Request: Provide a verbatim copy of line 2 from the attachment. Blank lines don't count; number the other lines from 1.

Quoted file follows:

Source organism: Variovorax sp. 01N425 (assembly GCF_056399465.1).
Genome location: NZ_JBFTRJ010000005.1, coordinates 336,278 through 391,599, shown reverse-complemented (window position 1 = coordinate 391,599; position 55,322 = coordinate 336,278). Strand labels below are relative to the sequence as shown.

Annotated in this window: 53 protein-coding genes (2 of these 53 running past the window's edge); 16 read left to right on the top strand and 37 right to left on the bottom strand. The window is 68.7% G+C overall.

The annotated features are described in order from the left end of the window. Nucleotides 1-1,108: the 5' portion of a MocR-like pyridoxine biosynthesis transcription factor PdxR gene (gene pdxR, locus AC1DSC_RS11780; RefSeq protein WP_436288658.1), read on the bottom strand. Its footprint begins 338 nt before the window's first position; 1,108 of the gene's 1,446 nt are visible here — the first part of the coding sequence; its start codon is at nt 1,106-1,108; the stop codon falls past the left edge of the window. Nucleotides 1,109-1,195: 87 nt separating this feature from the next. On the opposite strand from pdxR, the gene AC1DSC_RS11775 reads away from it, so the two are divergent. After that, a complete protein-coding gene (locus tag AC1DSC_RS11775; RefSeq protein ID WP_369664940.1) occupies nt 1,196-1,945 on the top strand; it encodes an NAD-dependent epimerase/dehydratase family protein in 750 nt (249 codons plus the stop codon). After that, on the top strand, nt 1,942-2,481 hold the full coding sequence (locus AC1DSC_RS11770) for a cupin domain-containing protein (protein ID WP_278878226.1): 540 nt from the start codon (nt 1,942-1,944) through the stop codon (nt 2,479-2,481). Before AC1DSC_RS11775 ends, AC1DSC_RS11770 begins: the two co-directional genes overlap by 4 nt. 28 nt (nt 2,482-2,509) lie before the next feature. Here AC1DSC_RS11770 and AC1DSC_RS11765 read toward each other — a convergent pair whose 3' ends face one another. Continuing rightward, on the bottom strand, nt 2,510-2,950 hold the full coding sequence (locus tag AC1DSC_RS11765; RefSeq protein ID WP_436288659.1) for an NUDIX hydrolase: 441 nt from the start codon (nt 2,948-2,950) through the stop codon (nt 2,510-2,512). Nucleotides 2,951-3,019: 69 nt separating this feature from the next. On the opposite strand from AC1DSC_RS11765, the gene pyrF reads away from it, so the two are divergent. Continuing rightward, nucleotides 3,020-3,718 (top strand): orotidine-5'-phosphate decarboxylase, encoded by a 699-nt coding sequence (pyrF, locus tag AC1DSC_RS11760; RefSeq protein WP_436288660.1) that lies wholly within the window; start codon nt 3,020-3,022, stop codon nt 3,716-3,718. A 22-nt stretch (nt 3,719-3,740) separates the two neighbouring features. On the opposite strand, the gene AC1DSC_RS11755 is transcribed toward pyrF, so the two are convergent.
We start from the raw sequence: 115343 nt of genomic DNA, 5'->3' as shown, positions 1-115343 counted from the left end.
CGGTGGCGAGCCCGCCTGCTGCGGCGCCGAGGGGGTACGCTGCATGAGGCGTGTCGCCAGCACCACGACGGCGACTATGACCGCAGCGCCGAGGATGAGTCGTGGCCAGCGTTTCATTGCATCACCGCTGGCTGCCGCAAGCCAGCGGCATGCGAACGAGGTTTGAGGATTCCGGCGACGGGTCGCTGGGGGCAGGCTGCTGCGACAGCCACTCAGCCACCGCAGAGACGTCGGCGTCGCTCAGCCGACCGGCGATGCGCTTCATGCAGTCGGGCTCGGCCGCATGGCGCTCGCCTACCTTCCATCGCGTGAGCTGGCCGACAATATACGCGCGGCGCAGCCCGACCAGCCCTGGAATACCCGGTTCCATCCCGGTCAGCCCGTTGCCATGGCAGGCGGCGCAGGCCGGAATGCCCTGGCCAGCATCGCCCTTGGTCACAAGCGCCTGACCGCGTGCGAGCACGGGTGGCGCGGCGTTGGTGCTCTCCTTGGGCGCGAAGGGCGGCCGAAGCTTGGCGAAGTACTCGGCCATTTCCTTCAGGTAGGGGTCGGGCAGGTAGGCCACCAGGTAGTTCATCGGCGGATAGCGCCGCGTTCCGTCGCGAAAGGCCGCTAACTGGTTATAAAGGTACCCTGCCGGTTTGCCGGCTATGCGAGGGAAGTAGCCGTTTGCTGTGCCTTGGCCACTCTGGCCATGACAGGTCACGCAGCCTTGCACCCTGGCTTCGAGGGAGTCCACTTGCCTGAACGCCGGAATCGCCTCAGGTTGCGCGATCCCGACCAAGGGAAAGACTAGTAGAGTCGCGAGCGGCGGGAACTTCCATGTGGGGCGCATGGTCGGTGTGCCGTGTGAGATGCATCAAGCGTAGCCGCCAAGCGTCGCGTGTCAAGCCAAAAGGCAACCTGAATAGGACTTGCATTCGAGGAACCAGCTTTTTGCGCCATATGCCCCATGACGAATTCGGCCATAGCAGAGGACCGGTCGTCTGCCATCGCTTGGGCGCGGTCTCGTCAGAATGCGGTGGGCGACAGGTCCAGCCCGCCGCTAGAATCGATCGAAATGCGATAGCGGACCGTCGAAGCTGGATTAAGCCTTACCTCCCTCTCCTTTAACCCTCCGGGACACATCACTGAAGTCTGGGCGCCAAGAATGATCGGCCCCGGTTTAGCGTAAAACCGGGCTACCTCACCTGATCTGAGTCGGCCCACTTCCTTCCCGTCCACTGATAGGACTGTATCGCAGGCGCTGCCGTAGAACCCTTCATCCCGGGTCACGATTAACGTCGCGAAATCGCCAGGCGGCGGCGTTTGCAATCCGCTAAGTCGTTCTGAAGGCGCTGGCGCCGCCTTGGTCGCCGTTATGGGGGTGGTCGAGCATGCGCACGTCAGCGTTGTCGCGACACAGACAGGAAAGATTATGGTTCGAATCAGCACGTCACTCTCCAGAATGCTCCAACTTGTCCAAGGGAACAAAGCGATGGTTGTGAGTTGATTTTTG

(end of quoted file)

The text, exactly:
Genome location: NZ_JBFTRJ010000005.1, coordinates 336,278 through 391,599, shown reverse-complemented (window position 1 = coordinate 391,599; position 55,322 = coordinate 336,278). Strand labels below are relative to the sequence as shown.